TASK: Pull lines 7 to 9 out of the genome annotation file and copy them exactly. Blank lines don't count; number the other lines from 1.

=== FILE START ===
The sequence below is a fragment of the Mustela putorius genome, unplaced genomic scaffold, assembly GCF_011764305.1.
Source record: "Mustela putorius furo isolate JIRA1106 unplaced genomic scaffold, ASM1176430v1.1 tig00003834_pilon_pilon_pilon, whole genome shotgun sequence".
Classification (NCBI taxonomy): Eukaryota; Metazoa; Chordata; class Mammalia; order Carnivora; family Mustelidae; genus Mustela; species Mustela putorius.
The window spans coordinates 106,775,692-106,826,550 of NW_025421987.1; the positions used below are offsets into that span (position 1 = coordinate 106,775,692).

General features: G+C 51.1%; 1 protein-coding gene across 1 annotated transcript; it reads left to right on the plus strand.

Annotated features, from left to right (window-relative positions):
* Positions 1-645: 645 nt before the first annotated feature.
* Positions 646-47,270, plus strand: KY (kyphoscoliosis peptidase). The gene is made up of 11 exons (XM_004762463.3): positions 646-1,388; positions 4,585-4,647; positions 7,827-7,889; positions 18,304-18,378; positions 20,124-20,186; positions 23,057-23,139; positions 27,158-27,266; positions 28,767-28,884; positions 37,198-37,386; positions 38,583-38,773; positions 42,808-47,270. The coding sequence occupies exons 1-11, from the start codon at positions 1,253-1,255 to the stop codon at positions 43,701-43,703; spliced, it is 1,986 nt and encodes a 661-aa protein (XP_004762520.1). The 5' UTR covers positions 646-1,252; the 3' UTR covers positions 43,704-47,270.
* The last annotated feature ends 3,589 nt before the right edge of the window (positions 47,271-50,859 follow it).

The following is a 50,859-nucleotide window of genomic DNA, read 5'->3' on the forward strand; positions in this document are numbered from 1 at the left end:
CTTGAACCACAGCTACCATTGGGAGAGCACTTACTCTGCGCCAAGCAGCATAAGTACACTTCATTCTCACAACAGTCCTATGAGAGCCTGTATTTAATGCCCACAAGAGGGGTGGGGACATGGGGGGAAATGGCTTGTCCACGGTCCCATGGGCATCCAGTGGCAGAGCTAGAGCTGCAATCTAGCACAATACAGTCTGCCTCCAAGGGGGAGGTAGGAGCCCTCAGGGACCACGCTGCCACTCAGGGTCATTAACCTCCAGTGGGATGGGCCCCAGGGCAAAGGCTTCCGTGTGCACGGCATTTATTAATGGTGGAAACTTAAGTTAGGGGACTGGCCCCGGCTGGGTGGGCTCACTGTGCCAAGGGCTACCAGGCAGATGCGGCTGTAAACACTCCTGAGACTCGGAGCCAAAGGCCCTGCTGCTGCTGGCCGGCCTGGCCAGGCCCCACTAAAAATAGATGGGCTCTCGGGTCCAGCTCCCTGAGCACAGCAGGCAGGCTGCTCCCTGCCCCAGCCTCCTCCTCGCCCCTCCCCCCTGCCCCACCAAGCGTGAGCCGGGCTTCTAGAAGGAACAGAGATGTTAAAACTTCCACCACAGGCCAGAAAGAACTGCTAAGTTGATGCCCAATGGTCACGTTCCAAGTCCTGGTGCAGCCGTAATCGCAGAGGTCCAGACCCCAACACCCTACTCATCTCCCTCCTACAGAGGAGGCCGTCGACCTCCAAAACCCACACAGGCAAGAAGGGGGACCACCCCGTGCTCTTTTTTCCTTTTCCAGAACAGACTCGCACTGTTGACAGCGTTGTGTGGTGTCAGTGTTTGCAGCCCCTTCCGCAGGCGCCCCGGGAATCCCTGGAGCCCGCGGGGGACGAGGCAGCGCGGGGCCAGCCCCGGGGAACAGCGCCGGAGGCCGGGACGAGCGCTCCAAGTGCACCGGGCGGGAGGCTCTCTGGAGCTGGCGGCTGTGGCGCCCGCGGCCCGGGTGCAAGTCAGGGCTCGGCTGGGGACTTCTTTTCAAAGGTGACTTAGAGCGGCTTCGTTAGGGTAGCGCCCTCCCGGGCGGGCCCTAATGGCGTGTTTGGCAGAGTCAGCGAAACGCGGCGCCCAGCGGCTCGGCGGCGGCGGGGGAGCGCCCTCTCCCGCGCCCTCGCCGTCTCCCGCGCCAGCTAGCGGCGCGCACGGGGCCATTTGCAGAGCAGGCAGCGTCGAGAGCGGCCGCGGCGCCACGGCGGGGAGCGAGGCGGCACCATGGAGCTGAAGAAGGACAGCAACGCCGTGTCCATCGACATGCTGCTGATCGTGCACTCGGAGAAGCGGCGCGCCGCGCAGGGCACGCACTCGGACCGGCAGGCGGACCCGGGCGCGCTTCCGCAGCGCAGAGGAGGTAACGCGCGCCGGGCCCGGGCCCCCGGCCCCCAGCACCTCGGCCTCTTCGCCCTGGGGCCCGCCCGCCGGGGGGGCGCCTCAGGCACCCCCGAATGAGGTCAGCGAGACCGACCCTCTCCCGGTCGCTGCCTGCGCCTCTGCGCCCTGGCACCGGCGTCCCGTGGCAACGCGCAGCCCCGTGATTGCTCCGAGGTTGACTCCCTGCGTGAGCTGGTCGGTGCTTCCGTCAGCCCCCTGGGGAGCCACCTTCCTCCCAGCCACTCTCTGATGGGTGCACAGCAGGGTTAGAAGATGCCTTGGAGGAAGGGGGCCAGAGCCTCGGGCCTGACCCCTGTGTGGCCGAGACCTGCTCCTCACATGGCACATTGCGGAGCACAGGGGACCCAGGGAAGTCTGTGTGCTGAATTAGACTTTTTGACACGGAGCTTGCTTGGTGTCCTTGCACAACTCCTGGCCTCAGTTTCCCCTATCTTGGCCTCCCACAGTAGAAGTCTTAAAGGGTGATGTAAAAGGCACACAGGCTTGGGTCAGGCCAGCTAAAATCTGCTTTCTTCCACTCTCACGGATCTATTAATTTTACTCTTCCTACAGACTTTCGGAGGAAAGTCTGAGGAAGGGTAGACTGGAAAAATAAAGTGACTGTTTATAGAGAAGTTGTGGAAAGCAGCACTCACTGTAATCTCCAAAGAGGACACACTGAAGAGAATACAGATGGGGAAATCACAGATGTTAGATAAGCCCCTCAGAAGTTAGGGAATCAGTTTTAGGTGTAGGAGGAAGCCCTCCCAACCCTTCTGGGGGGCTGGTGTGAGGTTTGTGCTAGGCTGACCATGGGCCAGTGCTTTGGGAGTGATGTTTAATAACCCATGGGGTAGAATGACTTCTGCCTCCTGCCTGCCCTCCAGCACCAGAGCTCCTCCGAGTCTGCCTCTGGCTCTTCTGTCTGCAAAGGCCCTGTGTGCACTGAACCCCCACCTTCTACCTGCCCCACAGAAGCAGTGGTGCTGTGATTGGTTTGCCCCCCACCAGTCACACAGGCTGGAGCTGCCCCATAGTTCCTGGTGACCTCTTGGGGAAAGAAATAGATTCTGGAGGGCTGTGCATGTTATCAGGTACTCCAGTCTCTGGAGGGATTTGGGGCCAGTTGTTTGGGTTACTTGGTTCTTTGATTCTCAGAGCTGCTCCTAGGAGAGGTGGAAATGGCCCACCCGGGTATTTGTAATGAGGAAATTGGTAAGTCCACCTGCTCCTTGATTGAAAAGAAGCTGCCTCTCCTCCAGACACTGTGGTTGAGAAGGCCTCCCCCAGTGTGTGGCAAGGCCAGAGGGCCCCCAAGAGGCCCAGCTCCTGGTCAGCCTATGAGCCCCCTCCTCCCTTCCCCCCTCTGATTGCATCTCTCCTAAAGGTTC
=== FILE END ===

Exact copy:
* Positions 1-645: 645 nt before the first annotated feature.
* Positions 646-47,270, plus strand: KY (kyphoscoliosis peptidase). The gene is made up of 11 exons (XM_004762463.3): positions 646-1,388; positions 4,585-4,647; positions 7,827-7,889; positions 18,304-18,378; positions 20,124-20,186; positions 23,057-23,139; positions 27,158-27,266; positions 28,767-28,884; positions 37,198-37,386; positions 38,583-38,773; positions 42,808-47,270. The coding sequence occupies exons 1-11, from the start codon at positions 1,253-1,255 to the stop codon at positions 43,701-43,703; spliced, it is 1,986 nt and encodes a 661-aa protein (XP_004762520.1). The 5' UTR covers positions 646-1,252; the 3' UTR covers positions 43,704-47,270.
* The last annotated feature ends 3,589 nt before the right edge of the window (positions 47,271-50,859 follow it).